Energy conservation has been consistently regarded as one of the fundamental means in China to solve its energy-related challenges, such as energy supply shortage and greenhouse gas (GHG) emissions.  and . During the last three decades, the Chinese government implemented a set of nationwide energy-intensity reduction policies, i.e., policies to reduce the energy consumption per unit of gross domestic product (GDP), and the effects of these policies have been conspicuous since then . Moreover, a new round of energy-intensity reduction initiatives was ambitiously launched at the beginning of the country’s Twelfth-Five-Year-Plan period (2011–2015) . As shown in Fig. 1, China’s energy consumption continued increasing rapidly in recent years, although its energy-intensity declined dramatically in the same period. This decline is partially explained by the fact that China’s GDP increased rapidly during this period.1In recent years, China’s economic growth has been labelled investment-driven, because the capital formation, which is induced by domestic investment, has contributed greatly to the country’s GDP and growth . On the one hand, the domestic investment helped to achieve China’s goal of energy-intensity reduction, because the ever-increasing volume of GDP presented a favorable condition for calculating energy-intensity. On the other hand, the domestic investment itself also led to the expansion of China’s energy consumption, because it consumed energy goods (such as electricity) and non-energy goods (such as steel and cement), both of which induce direct and indirect energy consumption to produce these goods. Therefore, compared with the understanding of the domestic investment’s economic effects, there is an urgent need to improve the understanding of the effects of China’s domestic investment on its energy-consumption expansion. Input–output analysis, a useful analytical and planning framework developed by Leontief , considers the various economic sectors as a series of inputs of source materials (or services) and outputs of final or intermediate goods (or services). Input–output analysis is based on input–output tables, which present economic exchanges of goods and services among industrial sectors in matrix form. In order to take into account both the direct and indirect effects of a growth in the output of an industry in one economy, Rasmussen  developed methods for measuring inter-industry linkages using the inverse of the input–output table. Hirschman  then suggested that backward-linkage effects are related to derived demand, while forward-linkage effects are related to output consumption. Because the input–output table conveniently provides an exact quantitative relationship between the energy producers and its users, many analysts have used input–output analysis to study the energy consumption caused by different economic activities , , , ,  and . For example, Pick and Becker  used input–output analysis to evaluate direct and indirect uses of energy and materials in engineering and construction. Other analysts have also conducted similar studies, either focusing on national or regional economies , ,  and . Among the empirical studies of China, analysts have already studied the effects of many economic activities on energy consumption. Polenske and McMichael , for example, designed a coke-making input–output process-flow model to understand the energy consumption, efficiency, and environmental pollution in the coke-making process, Chang et al.  estimated the embodied energy and environmental impacts of construction projects in China. Liu et al.  made a comprehensive evaluation of household indirect energy consumption and impacts of alternative energy policies in China. Liu et al.  evaluated the impacts of international trade on energy use and identified the underlying factors that contribute to modifying the energy embodied in exports over years. Chen and Zhang  built a GHG emission inventory by economic sector in China in 2007 to reveal systematically the GHG emission embodiment in final consumption and international trade of the Chinese economy, and Su et al.  investigated how sector aggregation affects estimates of energy-related carbon-dioxide emissions in international trade based on the input–output framework. However, few analysts have studied the investment effects, i.e., assessing the effects of China’s domestic investment on its energy consumption expansion. In this paper, we measure the energy consumption of China’s domestic investment, so as to provide critical insights for the country’s policy-makers to refine the current intensity-reduction-oriented energy-efficiency policies. We first define the energy consumption of domestic investment as the investment-driven energy consumption. Then, we build an energy input–output model to identify quantitatively the amounts of China’s investment-driven energy consumption in 1992, 1997, 2002 and 2007. We also use the model to analyze the sector distributions of the investment-driven energy consumption for the same period.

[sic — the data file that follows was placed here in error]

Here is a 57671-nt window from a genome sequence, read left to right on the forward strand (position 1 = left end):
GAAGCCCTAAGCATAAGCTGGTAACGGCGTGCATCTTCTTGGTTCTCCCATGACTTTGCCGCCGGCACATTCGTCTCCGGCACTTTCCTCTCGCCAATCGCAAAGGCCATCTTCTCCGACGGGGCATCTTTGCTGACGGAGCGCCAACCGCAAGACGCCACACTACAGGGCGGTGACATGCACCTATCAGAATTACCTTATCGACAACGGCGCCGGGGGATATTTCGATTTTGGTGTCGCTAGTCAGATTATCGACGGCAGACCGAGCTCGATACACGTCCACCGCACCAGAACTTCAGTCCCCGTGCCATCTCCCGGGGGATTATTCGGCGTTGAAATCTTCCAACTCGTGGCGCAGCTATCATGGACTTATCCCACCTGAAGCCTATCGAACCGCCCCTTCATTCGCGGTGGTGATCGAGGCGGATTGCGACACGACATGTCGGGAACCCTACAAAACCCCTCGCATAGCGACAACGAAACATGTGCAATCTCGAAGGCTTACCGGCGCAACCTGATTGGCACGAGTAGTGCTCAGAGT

نتیجه گیری انگلیسی
The purpose of this study is to improve the understanding of the implications of China’s domestic investment on its energy-consumption expansion. To do this, we defined and differentiated the energy consumed by domestic investment from that consumed by other economic activities (i.e., final consumption and international trade) on the basis of the expenditure-approach. We also measured quantitatively China’s domestic investment-driven energy consumption of 1992, 1997, 2002, and 2007 by using an energy input–output analysis. The overall results obtained from the energy input–output analysis show that China’s domestic investment contributed significantly to the country’s total energy consumption growth over our observation period. We also show an ever-increasing trend of the ratio of China’s domestic investment-driven energy consumption to its total energy consumption since 1990s. The sectoral-level results we obtained from the energy input–output analysis show that China’s construction sector and equipment manufacturing sector together accounted for more than 90% of its domestic investment-driven energy consumption in our observation period. The results reflect the fact that China’s rapid urbanization and industrialization has consumed a large amount of energy. Given this fact, we can conclude that the short lifespan of buildings and infrastructure ,  and , and overcapacities in many Chinese industrial sectors  represent inefficient use of capital, energy, and other resources consumed by corresponding investment activities. Chinese policy makers should improve their design of the country’s energy efficiency policies in terms of determining the energy-saving potentials of China’s economy from the perspective that we present through this study.